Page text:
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Covering Chicago's nine political influencers

Moseley Braun Wants to Talk Crime, Not Taxes

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    NEWSLETTERS

    Carol Moseley Braun was back on message Wednesday, a day after reluctantly releasing her income tax returns from the past two years.

    The candidate called a press conference at 69th and Marshfield where three young men were shot just hours earlier. She was anxious to criticize and slam police Supt. Jody Weis' statistics indicating that Chicago's murder rate is down.

    "They're misleading in a couple of regards. One, the level of violence has not decreased. And the number of drive-by shootings and the amount of random violence has not decreased," she said.

    "We will do everything we can to connect these families to jobs. I'll bet you they were unemployed. We can fix the problem," she said.

    Reporters, though, wanted to know more about the income tax returns that Moseley Braun made public on Tuesday. The records show that her business, Ambassador Organics, hadn't fared well. In 2008, she reported the loss of more than $224,000. A year later, her income was reported as being just under $16,000.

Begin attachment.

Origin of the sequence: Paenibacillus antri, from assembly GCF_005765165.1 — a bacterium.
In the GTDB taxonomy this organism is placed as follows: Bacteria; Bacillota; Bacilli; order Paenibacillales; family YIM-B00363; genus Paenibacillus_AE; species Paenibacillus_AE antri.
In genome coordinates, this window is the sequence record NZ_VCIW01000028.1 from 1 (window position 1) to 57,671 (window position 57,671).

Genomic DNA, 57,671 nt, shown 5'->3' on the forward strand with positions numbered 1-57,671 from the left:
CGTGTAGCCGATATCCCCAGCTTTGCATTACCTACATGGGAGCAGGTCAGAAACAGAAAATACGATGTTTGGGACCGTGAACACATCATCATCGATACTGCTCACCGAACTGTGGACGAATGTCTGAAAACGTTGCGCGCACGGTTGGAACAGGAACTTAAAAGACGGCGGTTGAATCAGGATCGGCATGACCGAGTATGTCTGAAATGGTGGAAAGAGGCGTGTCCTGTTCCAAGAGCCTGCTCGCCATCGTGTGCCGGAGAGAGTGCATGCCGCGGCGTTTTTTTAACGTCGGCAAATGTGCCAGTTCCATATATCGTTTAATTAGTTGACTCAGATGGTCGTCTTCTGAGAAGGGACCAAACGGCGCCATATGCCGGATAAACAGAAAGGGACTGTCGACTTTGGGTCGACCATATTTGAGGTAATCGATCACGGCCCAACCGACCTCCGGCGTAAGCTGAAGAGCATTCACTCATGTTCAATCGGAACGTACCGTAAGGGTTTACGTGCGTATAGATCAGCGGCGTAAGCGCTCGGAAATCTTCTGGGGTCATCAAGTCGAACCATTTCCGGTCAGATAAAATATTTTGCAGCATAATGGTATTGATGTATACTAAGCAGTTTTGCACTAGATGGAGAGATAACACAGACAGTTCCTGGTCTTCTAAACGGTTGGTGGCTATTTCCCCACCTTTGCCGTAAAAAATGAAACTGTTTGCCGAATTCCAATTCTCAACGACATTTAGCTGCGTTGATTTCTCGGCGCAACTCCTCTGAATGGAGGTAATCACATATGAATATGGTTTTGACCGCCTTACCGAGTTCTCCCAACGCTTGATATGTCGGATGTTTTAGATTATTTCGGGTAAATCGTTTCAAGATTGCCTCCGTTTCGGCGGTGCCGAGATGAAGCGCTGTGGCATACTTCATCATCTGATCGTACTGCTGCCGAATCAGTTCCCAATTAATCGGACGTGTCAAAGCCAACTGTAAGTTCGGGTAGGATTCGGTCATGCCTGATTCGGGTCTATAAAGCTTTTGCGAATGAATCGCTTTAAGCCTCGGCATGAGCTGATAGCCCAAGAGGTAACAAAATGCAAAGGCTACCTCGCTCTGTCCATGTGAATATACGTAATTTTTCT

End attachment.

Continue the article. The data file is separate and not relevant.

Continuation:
"Some of you may work for the Tribune or the Sun-Times, and last time I looked, the Tribune was in bankruptcy," Braun said. "We did fine. I struggled. We didn't fire anybody. I didn't lay anybody off. I did the best I could and I made that little business work. It's still working."

    At a separate event, mayoral candidate and City Clerk Miguel del Valle refused to swing at Moseley Braun's financial struggles.

    "The reason for transparency is to allow the voters to draw their own conclusions," he said after a meeting with small business owners.

    He called himself the poorest candidate with the most to offer, pointing out that he's raised just about $150,000 during the campaign.

    "My candidacy is a grassroots candidacy," he said.